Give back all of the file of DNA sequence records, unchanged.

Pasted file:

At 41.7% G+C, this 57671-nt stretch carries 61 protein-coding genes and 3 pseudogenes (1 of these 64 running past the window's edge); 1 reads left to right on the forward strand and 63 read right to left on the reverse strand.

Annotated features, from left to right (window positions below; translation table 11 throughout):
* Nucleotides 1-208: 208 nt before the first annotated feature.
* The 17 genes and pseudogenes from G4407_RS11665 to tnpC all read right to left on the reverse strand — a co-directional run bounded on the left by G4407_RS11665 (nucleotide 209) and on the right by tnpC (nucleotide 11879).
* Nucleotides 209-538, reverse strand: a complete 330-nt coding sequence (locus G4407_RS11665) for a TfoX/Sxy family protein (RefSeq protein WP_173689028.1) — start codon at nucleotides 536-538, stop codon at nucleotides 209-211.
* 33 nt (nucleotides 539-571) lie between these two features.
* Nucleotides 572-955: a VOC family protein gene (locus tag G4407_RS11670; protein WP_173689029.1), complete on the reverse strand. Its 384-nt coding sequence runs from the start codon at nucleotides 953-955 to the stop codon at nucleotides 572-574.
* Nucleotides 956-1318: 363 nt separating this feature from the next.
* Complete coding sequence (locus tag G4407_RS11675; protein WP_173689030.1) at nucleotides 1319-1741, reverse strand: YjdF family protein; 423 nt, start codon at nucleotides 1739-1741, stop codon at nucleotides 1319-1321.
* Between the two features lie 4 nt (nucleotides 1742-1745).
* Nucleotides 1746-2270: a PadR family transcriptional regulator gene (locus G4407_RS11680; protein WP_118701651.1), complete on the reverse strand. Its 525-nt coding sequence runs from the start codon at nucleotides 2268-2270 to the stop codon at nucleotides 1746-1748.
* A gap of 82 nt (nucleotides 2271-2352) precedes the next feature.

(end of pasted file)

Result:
At 41.7% G+C, this 57671-nt stretch carries 61 protein-coding genes and 3 pseudogenes (1 of these 64 running past the window's edge); 1 reads left to right on the forward strand and 63 read right to left on the reverse strand.

Annotated features, from left to right (window positions below; translation table 11 throughout):
* Nucleotides 1-208: 208 nt before the first annotated feature.
* The 17 genes and pseudogenes from G4407_RS11665 to tnpC all read right to left on the reverse strand — a co-directional run bounded on the left by G4407_RS11665 (nucleotide 209) and on the right by tnpC (nucleotide 11879).
* Nucleotides 209-538, reverse strand: a complete 330-nt coding sequence (locus G4407_RS11665) for a TfoX/Sxy family protein (RefSeq protein WP_173689028.1) — start codon at nucleotides 536-538, stop codon at nucleotides 209-211.
* 33 nt (nucleotides 539-571) lie between these two features.
* Nucleotides 572-955: a VOC family protein gene (locus tag G4407_RS11670; protein WP_173689029.1), complete on the reverse strand. Its 384-nt coding sequence runs from the start codon at nucleotides 953-955 to the stop codon at nucleotides 572-574.
* Nucleotides 956-1318: 363 nt separating this feature from the next.
* Complete coding sequence (locus tag G4407_RS11675; protein WP_173689030.1) at nucleotides 1319-1741, reverse strand: YjdF family protein; 423 nt, start codon at nucleotides 1739-1741, stop codon at nucleotides 1319-1321.
* Between the two features lie 4 nt (nucleotides 1742-1745).
* Nucleotides 1746-2270: a PadR family transcriptional regulator gene (locus G4407_RS11680; protein WP_118701651.1), complete on the reverse strand. Its 525-nt coding sequence runs from the start codon at nucleotides 2268-2270 to the stop codon at nucleotides 1746-1748.
* A gap of 82 nt (nucleotides 2271-2352) precedes the next feature.